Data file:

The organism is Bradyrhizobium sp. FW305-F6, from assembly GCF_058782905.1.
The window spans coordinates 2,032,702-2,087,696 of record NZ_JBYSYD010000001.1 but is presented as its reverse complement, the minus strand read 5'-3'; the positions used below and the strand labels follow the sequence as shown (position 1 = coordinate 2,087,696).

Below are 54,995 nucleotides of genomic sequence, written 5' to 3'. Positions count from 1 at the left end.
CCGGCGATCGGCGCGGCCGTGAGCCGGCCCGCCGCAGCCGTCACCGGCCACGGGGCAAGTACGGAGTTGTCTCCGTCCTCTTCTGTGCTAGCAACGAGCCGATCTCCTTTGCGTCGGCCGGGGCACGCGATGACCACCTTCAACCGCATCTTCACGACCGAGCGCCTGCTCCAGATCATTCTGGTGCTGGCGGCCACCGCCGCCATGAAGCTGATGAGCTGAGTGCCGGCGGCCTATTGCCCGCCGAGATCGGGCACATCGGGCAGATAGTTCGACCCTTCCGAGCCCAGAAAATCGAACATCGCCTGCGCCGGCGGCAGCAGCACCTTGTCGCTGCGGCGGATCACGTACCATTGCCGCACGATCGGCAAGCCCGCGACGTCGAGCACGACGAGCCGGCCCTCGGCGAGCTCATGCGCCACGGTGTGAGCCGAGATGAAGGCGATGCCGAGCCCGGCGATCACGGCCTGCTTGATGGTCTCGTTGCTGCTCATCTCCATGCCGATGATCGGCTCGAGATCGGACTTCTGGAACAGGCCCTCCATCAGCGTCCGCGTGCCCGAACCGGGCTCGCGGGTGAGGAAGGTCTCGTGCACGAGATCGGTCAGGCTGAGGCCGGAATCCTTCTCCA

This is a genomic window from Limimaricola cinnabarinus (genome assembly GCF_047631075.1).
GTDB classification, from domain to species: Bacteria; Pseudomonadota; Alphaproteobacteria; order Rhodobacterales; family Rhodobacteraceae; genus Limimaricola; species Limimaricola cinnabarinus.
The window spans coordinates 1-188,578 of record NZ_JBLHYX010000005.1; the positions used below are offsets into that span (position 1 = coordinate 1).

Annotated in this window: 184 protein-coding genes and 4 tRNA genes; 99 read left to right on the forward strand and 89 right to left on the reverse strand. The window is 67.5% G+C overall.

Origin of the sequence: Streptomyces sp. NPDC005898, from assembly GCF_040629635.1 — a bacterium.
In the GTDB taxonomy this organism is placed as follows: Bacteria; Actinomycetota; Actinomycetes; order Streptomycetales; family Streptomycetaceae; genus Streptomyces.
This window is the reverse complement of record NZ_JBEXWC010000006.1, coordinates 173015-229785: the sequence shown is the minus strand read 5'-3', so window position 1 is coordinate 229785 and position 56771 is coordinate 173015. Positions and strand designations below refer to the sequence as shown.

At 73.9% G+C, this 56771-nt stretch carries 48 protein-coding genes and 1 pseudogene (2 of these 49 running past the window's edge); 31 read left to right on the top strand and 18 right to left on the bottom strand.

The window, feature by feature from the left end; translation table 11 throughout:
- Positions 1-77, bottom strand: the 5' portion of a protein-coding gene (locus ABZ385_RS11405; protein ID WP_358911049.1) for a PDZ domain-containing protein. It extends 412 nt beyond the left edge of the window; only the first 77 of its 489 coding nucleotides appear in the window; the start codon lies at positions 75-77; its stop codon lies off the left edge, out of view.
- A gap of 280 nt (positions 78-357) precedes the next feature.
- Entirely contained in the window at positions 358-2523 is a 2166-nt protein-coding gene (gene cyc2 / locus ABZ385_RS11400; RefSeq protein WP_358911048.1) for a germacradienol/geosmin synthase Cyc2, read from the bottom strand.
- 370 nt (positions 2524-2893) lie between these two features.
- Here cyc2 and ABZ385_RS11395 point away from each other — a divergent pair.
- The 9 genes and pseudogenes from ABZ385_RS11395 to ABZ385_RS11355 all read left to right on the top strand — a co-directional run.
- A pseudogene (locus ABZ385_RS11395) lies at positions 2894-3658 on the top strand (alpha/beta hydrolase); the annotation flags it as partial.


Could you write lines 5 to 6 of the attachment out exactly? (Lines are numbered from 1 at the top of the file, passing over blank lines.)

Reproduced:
This is a genomic window from Limimaricola cinnabarinus (genome assembly GCF_047631075.1).
GTDB classification, from domain to species: Bacteria; Pseudomonadota; Alphaproteobacteria; order Rhodobacterales; family Rhodobacteraceae; genus Limimaricola; species Limimaricola cinnabarinus.